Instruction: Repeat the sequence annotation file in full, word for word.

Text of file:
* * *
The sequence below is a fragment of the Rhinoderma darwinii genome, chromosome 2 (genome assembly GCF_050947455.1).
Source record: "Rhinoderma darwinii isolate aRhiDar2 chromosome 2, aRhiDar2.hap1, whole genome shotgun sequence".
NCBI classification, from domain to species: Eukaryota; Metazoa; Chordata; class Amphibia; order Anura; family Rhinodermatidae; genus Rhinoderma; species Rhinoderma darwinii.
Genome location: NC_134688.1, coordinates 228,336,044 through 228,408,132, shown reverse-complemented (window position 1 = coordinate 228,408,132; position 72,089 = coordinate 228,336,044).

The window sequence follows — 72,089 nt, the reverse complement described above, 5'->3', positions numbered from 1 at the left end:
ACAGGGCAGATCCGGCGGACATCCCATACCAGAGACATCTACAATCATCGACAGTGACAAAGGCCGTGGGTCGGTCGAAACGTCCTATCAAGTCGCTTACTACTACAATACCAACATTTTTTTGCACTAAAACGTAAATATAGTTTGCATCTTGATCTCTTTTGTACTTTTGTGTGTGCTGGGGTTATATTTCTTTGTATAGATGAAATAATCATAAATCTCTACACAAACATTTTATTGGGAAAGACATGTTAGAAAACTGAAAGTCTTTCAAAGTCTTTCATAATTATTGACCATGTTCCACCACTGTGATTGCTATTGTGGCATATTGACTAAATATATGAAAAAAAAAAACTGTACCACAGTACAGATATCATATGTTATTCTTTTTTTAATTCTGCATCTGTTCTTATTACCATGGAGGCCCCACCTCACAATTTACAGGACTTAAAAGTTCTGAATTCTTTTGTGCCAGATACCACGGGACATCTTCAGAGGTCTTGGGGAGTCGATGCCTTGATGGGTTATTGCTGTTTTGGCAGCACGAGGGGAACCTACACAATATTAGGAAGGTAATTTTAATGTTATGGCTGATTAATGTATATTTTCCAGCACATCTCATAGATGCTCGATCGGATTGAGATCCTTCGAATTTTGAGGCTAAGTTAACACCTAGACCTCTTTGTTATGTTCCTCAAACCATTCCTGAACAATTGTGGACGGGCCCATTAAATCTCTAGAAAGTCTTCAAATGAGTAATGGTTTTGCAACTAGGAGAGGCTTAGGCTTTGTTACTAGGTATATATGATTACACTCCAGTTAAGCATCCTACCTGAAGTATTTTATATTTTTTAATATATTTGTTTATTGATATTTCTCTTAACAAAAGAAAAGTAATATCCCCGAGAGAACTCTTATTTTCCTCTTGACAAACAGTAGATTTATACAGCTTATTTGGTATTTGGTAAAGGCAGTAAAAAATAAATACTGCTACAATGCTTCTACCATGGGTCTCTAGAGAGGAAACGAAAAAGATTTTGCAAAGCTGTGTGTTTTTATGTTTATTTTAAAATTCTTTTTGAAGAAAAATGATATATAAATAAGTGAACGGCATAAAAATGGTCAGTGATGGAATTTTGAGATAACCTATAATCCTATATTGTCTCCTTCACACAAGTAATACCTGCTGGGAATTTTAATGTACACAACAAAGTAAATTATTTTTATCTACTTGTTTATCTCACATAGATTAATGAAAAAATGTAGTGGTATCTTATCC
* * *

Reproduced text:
The sequence below is a fragment of the Rhinoderma darwinii genome, chromosome 2 (genome assembly GCF_050947455.1).
Source record: "Rhinoderma darwinii isolate aRhiDar2 chromosome 2, aRhiDar2.hap1, whole genome shotgun sequence".
NCBI classification, from domain to species: Eukaryota; Metazoa; Chordata; class Amphibia; order Anura; family Rhinodermatidae; genus Rhinoderma; species Rhinoderma darwinii.
Genome location: NC_134688.1, coordinates 228,336,044 through 228,408,132, shown reverse-complemented (window position 1 = coordinate 228,408,132; position 72,089 = coordinate 228,336,044).

The window sequence follows — 72,089 nt, the reverse complement described above, 5'->3', positions numbered from 1 at the left end:
ACAGGGCAGATCCGGCGGACATCCCATACCAGAGACATCTACAATCATCGACAGTGACAAAGGCCGTGGGTCGGTCGAAACGTCCTATCAAGTCGCTTACTACTACAATACCAACATTTTTTTGCACTAAAACGTAAATATAGTTTGCATCTTGATCTCTTTTGTACTTTTGTGTGTGCTGGGGTTATATTTCTTTGTATAGATGAAATAATCATAAATCTCTACACAAACATTTTATTGGGAAAGACATGTTAGAAAACTGAAAGTCTTTCAAAGTCTTTCATAATTATTGACCATGTTCCACCACTGTGATTGCTATTGTGGCATATTGACTAAATATATGAAAAAAAAAAACTGTACCACAGTACAGATATCATATGTTATTCTTTTTTTAATTCTGCATCTGTTCTTATTACCATGGAGGCCCCACCTCACAATTTACAGGACTTAAAAGTTCTGAATTCTTTTGTGCCAGATACCACGGGACATCTTCAGAGGTCTTGGGGAGTCGATGCCTTGATGGGTTATTGCTGTTTTGGCAGCACGAGGGGAACCTACACAATATTAGGAAGGTAATTTTAATGTTATGGCTGATTAATGTATATTTTCCAGCACATCTCATAGATGCTCGATCGGATTGAGATCCTTCGAATTTTGAGGCTAAGTTAACACCTAGACCTCTTTGTTATGTTCCTCAAACCATTCCTGAACAATTGTGGACGGGCCCATTAAATCTCTAGAAAGTCTTCAAATGAGTAATGGTTTTGCAACTAGGAGAGGCTTAGGCTTTGTTACTAGGTATATATGATTACACTCCAGTTAAGCATCCTACCTGAAGTATTTTATATTTTTTAATATATTTGTTTATTGATATTTCTCTTAACAAAAGAAAAGTAATATCCCCGAGAGAACTCTTATTTTCCTCTTGACAAACAGTAGATTTATACAGCTTATTTGGTATTTGGTAAAGGCAGTAAAAAATAAATACTGCTACAATGCTTCTACCATGGGTCTCTAGAGAGGAAACGAAAAAGATTTTGCAAAGCTGTGTGTTTTTATGTTTATTTTAAAATTCTTTTTGAAGAAAAATGATATATAAATAAGTGAACGGCATAAAAATGGTCAGTGATGGAATTTTGAGATAACCTATAATCCTATATTGTCTCCTTCACACAAGTAATACCTGCTGGGAATTTTAATGTACACAACAAAGTAAATTATTTTTATCTACTTGTTTATCTCACATAGATTAATGAAAAAATGTAGTGGTATCTTATCC